“The high sound is your ner­vous sys­tem. The low sound your cir­cu­la­tion. I’ve learned to manip­u­late that high sound, and thus the ner­vous sys­tem and thus the brain.”

For­tu­nate­ly Mrs. Peel is able to resist long enough to put a bul­let through the speak­ers and through him, as well.

In the end, the ques­tion remains of what was the over­all goal of the kid­nap­ping attempt and there­fore the ques­tion of whether or not it was suc­cess­ful is still unan­swered. But the last scene shows a satel­lite over­look­ing Britain bear­ing the arms of the Hell­fire Club. More mind con­trol via satel­lite? Maybe next month will say.

‘Enchantée!’ — “Eerie Cuties”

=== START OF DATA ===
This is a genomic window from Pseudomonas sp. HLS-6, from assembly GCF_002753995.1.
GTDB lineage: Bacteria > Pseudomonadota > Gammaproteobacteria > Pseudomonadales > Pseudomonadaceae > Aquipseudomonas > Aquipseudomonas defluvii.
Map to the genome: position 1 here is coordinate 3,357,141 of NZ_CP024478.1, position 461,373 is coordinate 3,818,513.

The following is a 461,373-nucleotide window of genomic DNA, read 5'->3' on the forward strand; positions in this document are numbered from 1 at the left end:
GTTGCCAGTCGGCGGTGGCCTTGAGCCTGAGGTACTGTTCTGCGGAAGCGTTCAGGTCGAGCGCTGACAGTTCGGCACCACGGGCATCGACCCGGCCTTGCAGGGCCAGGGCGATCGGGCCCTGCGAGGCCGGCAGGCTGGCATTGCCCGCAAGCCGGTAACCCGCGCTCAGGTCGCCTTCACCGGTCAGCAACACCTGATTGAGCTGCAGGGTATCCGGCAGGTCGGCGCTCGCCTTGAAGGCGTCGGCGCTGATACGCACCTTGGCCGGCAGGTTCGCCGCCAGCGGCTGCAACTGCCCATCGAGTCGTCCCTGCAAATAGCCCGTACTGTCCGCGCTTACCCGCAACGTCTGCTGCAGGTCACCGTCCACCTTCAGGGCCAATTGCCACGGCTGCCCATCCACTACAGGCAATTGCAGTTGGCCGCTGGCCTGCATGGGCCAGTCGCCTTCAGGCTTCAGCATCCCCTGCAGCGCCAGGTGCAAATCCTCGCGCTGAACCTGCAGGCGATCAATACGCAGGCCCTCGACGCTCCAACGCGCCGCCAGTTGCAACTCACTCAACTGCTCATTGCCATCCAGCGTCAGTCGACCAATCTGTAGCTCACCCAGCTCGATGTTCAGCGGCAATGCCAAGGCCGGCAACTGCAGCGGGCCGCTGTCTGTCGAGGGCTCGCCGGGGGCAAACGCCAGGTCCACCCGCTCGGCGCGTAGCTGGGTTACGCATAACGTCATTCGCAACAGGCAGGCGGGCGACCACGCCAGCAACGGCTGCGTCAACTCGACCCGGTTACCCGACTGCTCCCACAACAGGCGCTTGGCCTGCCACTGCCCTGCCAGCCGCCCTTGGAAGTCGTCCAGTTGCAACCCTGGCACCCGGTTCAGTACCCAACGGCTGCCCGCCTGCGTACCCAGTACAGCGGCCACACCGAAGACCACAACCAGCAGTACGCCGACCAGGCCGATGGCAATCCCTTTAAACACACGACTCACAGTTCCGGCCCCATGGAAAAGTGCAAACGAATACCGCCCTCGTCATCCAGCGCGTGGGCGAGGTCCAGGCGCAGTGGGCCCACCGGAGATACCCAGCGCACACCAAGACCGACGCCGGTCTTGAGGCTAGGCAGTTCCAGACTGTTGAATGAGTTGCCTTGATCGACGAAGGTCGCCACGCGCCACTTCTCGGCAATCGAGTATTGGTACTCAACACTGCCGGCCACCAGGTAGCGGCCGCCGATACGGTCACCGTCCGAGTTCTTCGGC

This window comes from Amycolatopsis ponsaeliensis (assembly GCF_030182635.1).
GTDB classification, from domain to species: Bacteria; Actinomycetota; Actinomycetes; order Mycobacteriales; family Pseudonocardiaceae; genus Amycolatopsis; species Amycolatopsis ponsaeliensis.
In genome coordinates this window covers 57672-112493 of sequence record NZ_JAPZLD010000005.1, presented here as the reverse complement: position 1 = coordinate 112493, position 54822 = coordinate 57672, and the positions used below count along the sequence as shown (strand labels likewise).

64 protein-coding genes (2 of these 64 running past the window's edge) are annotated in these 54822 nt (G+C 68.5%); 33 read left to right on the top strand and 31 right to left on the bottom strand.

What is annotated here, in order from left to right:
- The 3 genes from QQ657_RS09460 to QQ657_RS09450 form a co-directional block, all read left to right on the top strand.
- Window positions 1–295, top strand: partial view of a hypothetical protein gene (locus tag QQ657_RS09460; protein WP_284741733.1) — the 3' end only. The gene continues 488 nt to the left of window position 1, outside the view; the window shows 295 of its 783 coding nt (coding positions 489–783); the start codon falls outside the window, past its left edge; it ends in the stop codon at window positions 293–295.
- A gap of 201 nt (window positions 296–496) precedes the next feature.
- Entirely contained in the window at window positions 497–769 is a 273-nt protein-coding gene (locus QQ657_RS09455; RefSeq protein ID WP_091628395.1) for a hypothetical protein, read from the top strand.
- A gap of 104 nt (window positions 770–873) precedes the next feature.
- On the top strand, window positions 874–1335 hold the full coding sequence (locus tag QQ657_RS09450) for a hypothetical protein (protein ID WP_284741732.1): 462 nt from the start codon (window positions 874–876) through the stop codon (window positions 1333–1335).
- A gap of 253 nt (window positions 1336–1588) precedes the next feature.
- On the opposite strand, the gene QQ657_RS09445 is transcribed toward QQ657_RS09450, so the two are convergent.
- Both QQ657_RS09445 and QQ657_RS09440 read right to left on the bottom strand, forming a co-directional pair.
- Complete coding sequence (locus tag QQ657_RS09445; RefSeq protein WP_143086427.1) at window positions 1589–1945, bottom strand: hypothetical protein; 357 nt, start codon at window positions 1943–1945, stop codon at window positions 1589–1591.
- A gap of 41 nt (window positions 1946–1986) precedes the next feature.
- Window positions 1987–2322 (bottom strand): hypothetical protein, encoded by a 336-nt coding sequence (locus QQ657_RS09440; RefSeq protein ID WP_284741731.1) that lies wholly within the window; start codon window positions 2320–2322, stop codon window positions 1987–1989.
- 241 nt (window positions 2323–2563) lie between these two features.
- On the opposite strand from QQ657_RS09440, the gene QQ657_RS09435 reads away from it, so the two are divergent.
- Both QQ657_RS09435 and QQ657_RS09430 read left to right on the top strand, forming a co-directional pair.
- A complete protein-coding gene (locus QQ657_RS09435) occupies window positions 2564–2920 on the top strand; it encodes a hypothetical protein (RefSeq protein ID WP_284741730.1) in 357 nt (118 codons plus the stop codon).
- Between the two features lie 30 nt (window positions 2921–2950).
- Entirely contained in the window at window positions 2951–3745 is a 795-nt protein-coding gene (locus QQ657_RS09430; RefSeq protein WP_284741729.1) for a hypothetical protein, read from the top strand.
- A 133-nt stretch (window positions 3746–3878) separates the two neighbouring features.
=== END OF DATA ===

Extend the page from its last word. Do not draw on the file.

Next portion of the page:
One of the more fun web comics I fol­low is “Eerie Cuties” about a trio of sexy super­nat­ur­al teenaged girl­friends and their equal­ly super­nat­ur­al friends. (Ace, below, is actu­al­ly a were­wolf.) All the tropes of typ­i­cal car­toon teenagers com­bined with all the tropes of typ­i­cal car­toon super­nat­ur­al events. I this case, its dating.

But what do you do when you’re dress­ing for a date and one of the oth­er ‘cuties’ is mak­ing moves on your guy? Espe­cial­ly since appar­ent­ly this is not the first time (or the sec­ond, or the third … ) that this has happened?

ec20130114a Why, you get spell­cast­ing Moth­er to do some­thing about it.


Appar­ent­ly this is not the first time this has hap­pened, giv­en the almost casu­al way she casts her spell, and most like­ly with the same person.

Copyright © 2010-2023 Terry O'Brien / Arisian Enterprises All Rights Reserved